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The Crag in the Dolomites is a short story by Agatha Christie which was first published in issue 1625 of The Sketch on 19 March 1924. It was the twelfth and the finale of a series of connected stories to be published in the magazine under the series title "The Man who was Number Four: Further Adventures of M. Poirot". In January 1927, the stories in the series were woven together with minor changes and some additional connecting paragraphs and then published in novel form as The Big Four. In January 1928, the story was published in The Blue Book Magazine.

The short story formed the basis for chapters 17 and 18 of The Big Four ("Number Four Wins a Trick" and "In the Felsenlabyrinth").

This is the final Poirot story that Christie wrote for The Sketch. In the Sketch series, this story is preceded by The Dying Chinaman.

SynopsisEdit

From a place of safety in the Ardennes, Poirot plans the destruction of the Big Four and then moves to Italy for the final showdown.

Plot summaryEdit

(may contain spoilers - click on expand to read)

The two set off for Italy to Lago di Carrezza, which Hastings thought was 'largo' and 'carrozza'. The two find a café where they go to drink coffee. However, upon their arrival, they see a man jump up from his table, and fiddle with his bread- undoubtedly number Four. This was all Poirot's plan- to scare a man as soon as he thinks he is safe. But it was an act; the lights went out and Poirot and Hastings are knocked unconscious and dragged away. They are taken to the headquarters of the Big Four- The Felsenlabyrinth. They are confronted by Ryland, Olivier and number Four, with Chang Yen being in China, and later Vera Rossakoff.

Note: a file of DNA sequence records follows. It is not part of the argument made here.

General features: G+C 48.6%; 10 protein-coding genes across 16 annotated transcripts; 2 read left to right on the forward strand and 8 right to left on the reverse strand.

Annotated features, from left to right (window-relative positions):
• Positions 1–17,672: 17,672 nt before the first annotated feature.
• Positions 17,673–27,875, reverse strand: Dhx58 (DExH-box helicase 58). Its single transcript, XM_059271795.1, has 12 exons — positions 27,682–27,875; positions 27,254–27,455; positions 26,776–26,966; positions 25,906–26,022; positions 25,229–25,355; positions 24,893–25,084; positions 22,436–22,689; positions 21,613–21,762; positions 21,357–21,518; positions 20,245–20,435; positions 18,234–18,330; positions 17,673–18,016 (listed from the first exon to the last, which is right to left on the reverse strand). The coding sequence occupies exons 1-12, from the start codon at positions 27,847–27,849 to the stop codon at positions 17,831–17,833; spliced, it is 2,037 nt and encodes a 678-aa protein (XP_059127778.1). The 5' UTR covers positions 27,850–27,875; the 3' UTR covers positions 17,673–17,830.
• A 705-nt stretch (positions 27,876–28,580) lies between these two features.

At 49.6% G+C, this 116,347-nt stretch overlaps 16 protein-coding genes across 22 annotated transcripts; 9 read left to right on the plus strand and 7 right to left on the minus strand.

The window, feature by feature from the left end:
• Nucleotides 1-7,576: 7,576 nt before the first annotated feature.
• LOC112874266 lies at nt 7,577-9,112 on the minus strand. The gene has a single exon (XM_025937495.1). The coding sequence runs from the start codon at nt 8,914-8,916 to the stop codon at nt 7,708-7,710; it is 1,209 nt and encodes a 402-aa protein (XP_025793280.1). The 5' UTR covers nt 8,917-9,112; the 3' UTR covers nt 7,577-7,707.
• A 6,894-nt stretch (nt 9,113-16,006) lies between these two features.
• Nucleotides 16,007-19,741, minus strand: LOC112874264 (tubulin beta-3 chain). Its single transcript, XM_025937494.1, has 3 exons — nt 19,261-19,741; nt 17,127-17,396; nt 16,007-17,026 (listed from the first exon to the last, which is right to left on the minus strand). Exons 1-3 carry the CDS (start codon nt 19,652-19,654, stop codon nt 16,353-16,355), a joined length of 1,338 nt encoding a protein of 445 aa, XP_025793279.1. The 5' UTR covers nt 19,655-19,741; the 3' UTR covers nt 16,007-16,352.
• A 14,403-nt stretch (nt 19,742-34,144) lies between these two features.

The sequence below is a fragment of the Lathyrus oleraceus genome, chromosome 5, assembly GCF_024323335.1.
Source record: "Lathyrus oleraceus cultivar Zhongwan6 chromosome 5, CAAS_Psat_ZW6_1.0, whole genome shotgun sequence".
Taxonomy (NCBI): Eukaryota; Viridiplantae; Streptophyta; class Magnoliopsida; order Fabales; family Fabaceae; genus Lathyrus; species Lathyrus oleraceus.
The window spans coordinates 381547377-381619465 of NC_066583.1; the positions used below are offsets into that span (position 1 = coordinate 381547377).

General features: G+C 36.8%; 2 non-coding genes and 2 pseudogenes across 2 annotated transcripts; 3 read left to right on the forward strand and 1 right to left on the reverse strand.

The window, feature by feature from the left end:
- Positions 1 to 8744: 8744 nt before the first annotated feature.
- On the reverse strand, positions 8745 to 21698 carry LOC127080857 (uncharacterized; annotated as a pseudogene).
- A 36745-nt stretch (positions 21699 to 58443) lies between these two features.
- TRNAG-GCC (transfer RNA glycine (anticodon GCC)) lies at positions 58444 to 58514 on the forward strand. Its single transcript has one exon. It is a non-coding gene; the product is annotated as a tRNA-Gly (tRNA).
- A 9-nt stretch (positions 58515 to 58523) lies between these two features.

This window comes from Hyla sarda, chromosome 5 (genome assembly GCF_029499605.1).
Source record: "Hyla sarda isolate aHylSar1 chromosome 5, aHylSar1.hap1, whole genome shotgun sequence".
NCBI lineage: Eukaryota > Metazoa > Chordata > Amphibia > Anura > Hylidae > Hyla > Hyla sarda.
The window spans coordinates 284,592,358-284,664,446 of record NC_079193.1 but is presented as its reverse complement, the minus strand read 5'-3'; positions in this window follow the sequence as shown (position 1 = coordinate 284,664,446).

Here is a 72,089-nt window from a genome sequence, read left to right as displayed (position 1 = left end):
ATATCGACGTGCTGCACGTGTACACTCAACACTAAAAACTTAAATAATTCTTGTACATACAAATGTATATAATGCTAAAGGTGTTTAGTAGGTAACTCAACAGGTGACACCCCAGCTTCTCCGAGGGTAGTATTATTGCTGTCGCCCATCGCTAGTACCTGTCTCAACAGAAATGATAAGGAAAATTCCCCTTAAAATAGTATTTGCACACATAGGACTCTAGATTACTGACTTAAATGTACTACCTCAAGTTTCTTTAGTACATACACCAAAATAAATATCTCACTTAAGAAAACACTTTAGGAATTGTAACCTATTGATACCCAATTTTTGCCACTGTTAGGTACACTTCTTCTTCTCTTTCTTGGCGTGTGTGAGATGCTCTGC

It soon becomes clear that the man is not Hercule Poirot, but in fact his twin, Achille. The man has a deeper voice, has no moustache and has a scar on his lip. He makes the four people aware of the fact that the mountain has been cordoned off, and that the police were about to raid the headquarters. Knowing their defeat, the three members retreat to a laboratory and Vera decided to bargain with Poirot. He claimed that he could bring the dead back to life, and she said that she would save them if he returned her dead child. The three run out of the mountain just as it explodes, and Hastings awakes to yet another surprise. Achille Poirot didn't exist- it was Hercule Poirot in disguise all along. He manages to give the countess her child back, who was really left in an orphanage, and the newspapers reveal that Li Chang Yen, the famous Chinese politician, has committed suicide. The story ends on Poirot lamenting that all his other cases will seem boring and tame to this case.

CharactersEdit

Research notesEdit

Comparison between the original story and the version in the novelEdit

  • The text of the two chapters in the novel is the same as that of the original short story.

LocationsEdit

Film, TV, or theatrical versionsEdit

Agatha Christie's PoirotEdit

Publication history Edit

  • 1924 The Sketch, Issue 1625 (London), 19 March 1924
  • 1927 The Big Four, William Collins and Sons (London), 27 January 1927, Hardcover, 282 pp
  • 1927 The Big Four, Dodd Mead and Company (New York), 1927, Hardcover, 276 pp
  • 1928 The Blue Book Magazine, Vol. 46 No. 3 (Chicago), January 1928
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